A bring your own device (BYOD) strategy for enterprises can be

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a winner for both users and administrators. But switching to BYOD requires more than throwing open the barn doors and letting employees buy whatever device they want. IT still needs to manage and secure the data on mobile devices, whether they are owned by an enterprise or user.

BYOD brings flexibility to enterprise mobility

In more traditional mobility deployments, the enterprise itself was responsible for all facets of the mobile device, including purchasing, its associated voice and data plans, as well as managing the device assets. The IT department would track what device was assigned to each user and would be the clearinghouse for any device replacement or upgrades. Essentially, IT treated mobile devices in the same way that it did other IT assets like laptops or printers.

Consumers, however, are embracing smartphones and tablet devices as ways to stay personally connected. This has led to a two-device dilemma, with many enterprise users carrying both a personal and work device with them. The bring your own device movement is partially a solution for this dilemma, enabling users to carry a single device for both business and personal use.

Define financial liability for BYOD

Enterprises may see users who are willing to pay for their own mobile devices and services as a cost savings boon, but careful planning and thought should go into integrating BYOD into a mobile strategy. In fact, any corporate mobility policy, whether it includes BYOD provisions or not, should delineate corporate and individual responsibility for mobile devices.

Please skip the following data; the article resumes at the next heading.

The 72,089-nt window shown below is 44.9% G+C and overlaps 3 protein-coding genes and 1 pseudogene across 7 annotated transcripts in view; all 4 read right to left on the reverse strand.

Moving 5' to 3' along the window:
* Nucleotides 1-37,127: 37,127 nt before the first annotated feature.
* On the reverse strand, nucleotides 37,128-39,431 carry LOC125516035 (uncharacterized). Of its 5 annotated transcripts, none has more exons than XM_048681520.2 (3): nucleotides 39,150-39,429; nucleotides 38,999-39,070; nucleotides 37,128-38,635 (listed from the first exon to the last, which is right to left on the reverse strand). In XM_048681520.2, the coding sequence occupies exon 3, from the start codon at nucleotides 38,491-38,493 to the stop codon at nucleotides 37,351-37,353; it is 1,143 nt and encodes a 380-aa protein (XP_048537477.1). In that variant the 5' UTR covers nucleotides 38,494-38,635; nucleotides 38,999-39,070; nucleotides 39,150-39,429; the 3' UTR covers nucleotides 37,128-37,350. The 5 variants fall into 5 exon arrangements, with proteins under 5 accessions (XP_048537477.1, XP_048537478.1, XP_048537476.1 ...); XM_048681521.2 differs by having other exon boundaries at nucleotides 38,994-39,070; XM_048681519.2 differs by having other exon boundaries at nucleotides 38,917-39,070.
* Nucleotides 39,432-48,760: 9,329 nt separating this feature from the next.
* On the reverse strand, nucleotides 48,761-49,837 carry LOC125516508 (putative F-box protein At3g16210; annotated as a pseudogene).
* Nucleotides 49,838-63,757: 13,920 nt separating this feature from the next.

Many enterprises choose a BYOD strategy that requires users to pick up the tab for the mobile device and voice and data service, while reimbursing employees for a fixed portion of the charges, said Samir Sakpal, industry manager and senior analyst for Frost & Sullivan. This approach is particularly appealing to budget-conscious enterprises, as it offloads most of the wireless telecom expenses to the user.

Other enterprises leverage their existing corporate pricing and pooled minute plans, while allowing mobile users to choose and purchase their own devices. The enterprise still pays the charges, but this approach allows employees to make purchase and upgrade decisions themselves. Enterprises can also continue to leverage telecom expense management (TEM) solutions to manage their monthly wireless costs, while allowing IT to get out of the process of device procurement.

BYOD still requires mobile device management

Shifting users to a BYOD strategy does not absolve IT from responsibility for mobile device management, warned Philippe Winthrop, managing director at the Enterprise Mobility Foundation. “It doesn’t matter who is paying for the mobile device, IT will still have to manage that device as a corporate asset,” said Winthrop. Companies will need tools to support mobile devices, including tools for mobile device management (MDM), mobile security and mobile application management.

Legacy enterprises’ mobility deployments were often homogenous, relying on infrastructure such as BlackBerry Enterprise Server (BES) to support a fleet of BlackBerry devices. The BES rolled all of these mobile management functions into a single software platform. Unfortunately, no single platform currently exists for the heterogeneous mobile environment created by a BYOD strategy.

Also, enterprises will likely adopt mobile enterprise application platforms (MEAP) to support native mobile versions of custom enterprise applications. Overall, they will have to adopt a mashup of multiple products to achieve an acceptable level of security and compatibility for a BYOD mobile strategy.

As many large organizations develop their mobile device strategy, they are discovering that the upfront cost savings that a BYOD strategy offers is erased by the costs of managing a heterogeneous mobile deployment. Many companies are rethinking the BYOD approach to mobility by giving users limited choice, Sakpal said. About 20% of the most highly mobile enterprises choose a limited number of platforms to support and let their users choose from that list.

This was first published in July 2011

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